Star Trek Into Darkness: New Worlds

New Worlds: Nibiru and Kronos

“Star Trek Into Darkness” also took the filmmakers deeper than ever into the rarified challenges of world-creating – skills that were demanded especially for Nibiru, the volcanic red planet that opens the film with a spectacular action sequence, and for Kronos, the war-torn Klingon home planet. “Nothing could be more incredibly exciting and fun for filmmakers than creating other worlds,” Scott Chambliss admits. “You get a rare chance to make the unimaginable real.”

For the film’s first scenes on the lush but technologically primitive Nibiru, Chambliss had a blast imagining an island-style civilization. “One thing I love about Star Trek is working with so many contrasting environments,” he remarks. “Nibiru is the antithesis of the Klingon planet and both are completely different from Earth. Everyone wanted the island planet to have a seductive atmosphere, and one thing that I remembered from my travels in Hawaii is what they call ‘lipstick bamboo,’ which is dark red and other-worldly, so that made me think, what if this planet was all red? There was something wonderful to that, combined with the deep turquoise blue water and white sand. It was not only a striking color palette but it had that retro vibe which we embrace in our Star Trek story telling. And then we developed a whole cultural atmosphere around that.”

Adds Jeffrey Chernov: “The challenges of Nibiru were at times almost overwhelming. Not only were the sets and photography a challenge but we also had to create a whole tribe, which took months to figure out. Many movies would probably just have said, we’re gonna do this with CG, but J.J. wanted to bring the planet to life in camera. So we started designing our Nibiru natives, and it took a very long time to come up with their look, working with Neville Page, our creature designer, David Anderson, our special effects makeup designer and Michael Kaplan, our costume designer.”

No less challenging was Kronos, and once again, Abrams gave Chambliss complete creative leeway to express the Klingon warrior society in his own original way. “It was clear to me that J.J. wanted Kronos to be an amazing playground — but what that playground would be took developing approach after approach,” Chambliss recalls. “Kronos is a warring culture so we thought it might be interesting to show a part of the planet that is like toxic wasteland, what you would see post-nuclear bomb or environmental disaster, with all the ramifications of that.”

He found inspiration in an unusual earthly location. “I found these photos of an abandoned Russian water park – a huge scale thing from the 50s or 60s that fell into complete constructive disrepair and it was so eerie. That was really inspirational to the look,” Chambliss explains.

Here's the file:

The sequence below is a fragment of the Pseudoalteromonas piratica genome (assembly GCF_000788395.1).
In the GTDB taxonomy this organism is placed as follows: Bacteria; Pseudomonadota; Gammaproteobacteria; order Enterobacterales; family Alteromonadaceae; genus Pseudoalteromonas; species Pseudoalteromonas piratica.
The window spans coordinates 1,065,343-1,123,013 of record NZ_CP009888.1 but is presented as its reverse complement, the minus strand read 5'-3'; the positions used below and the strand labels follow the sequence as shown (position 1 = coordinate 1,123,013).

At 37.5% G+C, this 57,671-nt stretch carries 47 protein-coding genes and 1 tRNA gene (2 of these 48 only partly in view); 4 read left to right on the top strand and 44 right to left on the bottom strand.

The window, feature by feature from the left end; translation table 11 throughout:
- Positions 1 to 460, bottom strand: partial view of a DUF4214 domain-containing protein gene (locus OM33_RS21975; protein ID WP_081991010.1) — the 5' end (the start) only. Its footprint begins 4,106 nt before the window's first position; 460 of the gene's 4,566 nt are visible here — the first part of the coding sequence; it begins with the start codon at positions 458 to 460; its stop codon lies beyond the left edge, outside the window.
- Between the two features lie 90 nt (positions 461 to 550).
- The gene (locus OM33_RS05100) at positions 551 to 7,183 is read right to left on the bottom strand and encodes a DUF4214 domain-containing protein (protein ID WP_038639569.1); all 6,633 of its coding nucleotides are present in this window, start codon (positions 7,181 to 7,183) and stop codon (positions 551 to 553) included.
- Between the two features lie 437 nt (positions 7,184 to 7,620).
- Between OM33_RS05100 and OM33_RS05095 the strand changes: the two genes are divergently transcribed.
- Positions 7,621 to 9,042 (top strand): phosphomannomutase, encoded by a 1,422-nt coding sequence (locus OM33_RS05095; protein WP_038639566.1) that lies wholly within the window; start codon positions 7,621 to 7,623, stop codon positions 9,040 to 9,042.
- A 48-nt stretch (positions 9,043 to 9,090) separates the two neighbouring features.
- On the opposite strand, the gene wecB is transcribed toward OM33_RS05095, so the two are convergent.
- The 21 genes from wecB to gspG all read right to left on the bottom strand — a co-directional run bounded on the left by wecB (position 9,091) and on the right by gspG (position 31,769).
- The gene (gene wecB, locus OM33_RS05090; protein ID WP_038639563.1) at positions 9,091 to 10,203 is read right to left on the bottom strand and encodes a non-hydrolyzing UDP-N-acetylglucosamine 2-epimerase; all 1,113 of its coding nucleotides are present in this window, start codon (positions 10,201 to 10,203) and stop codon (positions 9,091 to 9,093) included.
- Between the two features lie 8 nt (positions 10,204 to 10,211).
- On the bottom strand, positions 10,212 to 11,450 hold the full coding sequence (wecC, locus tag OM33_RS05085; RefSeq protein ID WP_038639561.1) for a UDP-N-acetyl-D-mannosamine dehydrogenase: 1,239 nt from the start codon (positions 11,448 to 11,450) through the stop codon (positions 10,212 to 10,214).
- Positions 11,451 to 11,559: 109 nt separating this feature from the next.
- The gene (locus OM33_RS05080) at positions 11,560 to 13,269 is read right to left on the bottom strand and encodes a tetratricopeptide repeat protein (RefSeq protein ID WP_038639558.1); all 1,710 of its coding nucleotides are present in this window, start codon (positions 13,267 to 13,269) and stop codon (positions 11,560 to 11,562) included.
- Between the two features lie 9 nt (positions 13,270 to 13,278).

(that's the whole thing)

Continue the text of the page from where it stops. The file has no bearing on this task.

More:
The 40,000-foot set was built on a massive soundstage. “Its scale was monstrous,” says Tommy Harper. “J.J. wanted to do a lot in-camera and not just have it be a digital world. We were under the gun, but we completely pulled it off, including the pulsating wall of light that became a character in the set. It’s one of those sets you’ll remember – and just getting to Kronos is exciting!”

On top of giving Kronos visceral life, Chambliss had the chance to design the interior of a Klingon fighter ship. “It was really fun to give the ship its own cultural identity. This was a three-seater ship so we decided that the three seats would each face a different way. It was a really tight and intricate space and we all love that kind of challenge. All of us kept climbing inside and bumping our heads and knocking into things and we thought, ‘this is so beautiful but it’s going to be very hard to shoot.’ Then J.J. came in and just made the space work with the camera. That was thrilling.”

As far the Klingons themselves, Abrams explains: “We were very lucky to have Neville Page, who’s a wonderful creature designer, and David Anderson, who is a terrific special effects and makeup artist, work together on bringing the Klingons to life. We cast some terrific actors in the roles and they did an amazing job. Again, as with the design of the Enterprise, the Klingons in the film are both a nod to what has come before, and their own, original thing.”